The role of waves on turbulent dissipation and mixing in geophysical flows

13 July 2018

In the Boussinesq framework, velocity couples to density fluctuations whereas in magnetohydrodynamic turbulence, the velocity field is coupled to the magnetic field. Both systems support waves (inertia-gravity in the presence of rotation, or Alfvén), with anisotropic dispersion relations. What kind of turbulence regimes result from the interactions between waves and nonlinear eddies in such flows? And what is delimiting these regimes?

I shall sketch the phenomenological framework for rotating stratified turbulence within which one is led to scaling laws in terms of the Froude number, Fr=U/[LN], which measures the relative celerity of gravity waves and nonlinear eddies, with U and L characteristic velocity and length scale, and N the Brunt-V\"ais\"al\"a frequency. These laws apply to the mixing efficiency of such flows, indicating the relative roles of the buoyancy flux due to the waves, and of the measured kinetic and potential energy dissipation rates. Various measures of mixing are found to follow power laws in terms of the Froude number, and may differ for the three regimes that can be identified, namely the wave-dominated, wave-eddy balance and eddy-dominated domains [1]. In particular, in the intermediate regime, the effective dissipation varies linearly with Fr, in agreement with simple wave-turbulence arguments. This analysis is inspired by and corroborates results from a large parametric study using direct numerical simulations (DNS) on grids of 1024^3 points, as well as from atmospheric and oceanic observations.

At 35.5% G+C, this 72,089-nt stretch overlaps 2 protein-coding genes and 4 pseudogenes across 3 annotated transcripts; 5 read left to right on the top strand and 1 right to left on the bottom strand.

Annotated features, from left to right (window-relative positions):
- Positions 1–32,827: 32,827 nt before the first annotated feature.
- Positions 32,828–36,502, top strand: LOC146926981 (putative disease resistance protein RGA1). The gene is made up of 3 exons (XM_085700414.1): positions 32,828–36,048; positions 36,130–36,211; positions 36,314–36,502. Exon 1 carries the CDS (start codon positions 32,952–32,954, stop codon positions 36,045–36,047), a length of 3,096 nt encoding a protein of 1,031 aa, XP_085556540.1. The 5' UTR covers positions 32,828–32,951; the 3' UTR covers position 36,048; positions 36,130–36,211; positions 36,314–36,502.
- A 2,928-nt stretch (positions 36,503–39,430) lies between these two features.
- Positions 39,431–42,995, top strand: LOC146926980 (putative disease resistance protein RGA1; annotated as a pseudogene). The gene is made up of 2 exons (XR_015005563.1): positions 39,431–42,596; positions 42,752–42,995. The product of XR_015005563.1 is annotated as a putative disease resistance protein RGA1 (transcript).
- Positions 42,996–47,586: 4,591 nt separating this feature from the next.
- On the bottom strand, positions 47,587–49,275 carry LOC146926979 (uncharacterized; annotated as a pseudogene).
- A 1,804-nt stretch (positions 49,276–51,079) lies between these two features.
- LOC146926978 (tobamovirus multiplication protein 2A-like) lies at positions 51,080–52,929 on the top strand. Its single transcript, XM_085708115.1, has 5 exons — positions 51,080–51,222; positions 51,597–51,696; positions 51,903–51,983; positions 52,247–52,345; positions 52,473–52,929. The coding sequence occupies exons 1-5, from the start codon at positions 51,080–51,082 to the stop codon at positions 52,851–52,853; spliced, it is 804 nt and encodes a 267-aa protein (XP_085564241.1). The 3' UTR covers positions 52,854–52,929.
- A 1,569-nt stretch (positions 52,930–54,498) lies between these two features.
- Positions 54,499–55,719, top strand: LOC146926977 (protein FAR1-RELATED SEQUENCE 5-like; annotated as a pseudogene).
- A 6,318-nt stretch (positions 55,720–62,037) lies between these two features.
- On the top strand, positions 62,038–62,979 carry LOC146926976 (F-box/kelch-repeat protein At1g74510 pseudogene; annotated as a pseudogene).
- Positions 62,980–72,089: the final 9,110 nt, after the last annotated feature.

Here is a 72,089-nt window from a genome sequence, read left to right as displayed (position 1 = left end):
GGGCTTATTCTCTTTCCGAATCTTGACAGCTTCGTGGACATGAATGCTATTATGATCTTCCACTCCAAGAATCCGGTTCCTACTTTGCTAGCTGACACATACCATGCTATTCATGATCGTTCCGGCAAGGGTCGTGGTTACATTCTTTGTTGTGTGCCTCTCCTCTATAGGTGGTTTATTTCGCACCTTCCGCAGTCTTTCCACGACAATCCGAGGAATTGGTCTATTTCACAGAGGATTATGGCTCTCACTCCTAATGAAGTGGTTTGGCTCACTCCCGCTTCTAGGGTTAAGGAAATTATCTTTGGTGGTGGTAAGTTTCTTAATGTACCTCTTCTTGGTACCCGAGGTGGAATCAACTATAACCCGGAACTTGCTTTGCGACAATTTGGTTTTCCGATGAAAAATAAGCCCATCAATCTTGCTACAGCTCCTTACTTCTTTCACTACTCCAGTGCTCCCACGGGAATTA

Such scaling laws can be related to previous DNS results concerning the existence for the energy of bi-directional constant-flux cascades to both the small scales and to the large scales, due to the presence of rotation in such flows, as measured for example in the ocean. These dual energy cascades lead to an alteration, and a decrease, of the mixing and available energy to be dissipated in the small scales [2]. Some perspectives might also be given at the end of the talk.


[1] A. Pouquet, D. Rosenberg, R. Marino & C. Herbert, Scaling laws for mixing and dissipation in unforced rotating stratified turbulence. J. Fluid Mechanics 844, 519, 2018.
[2] R. Marino, A. Pouquet & D. Rosenberg, Resolving the paradox of oceanic large-scale balance and small-scale mixing. Physical Review Letters 114, 114504, 2015.

  • Mathematical Geoscience Seminar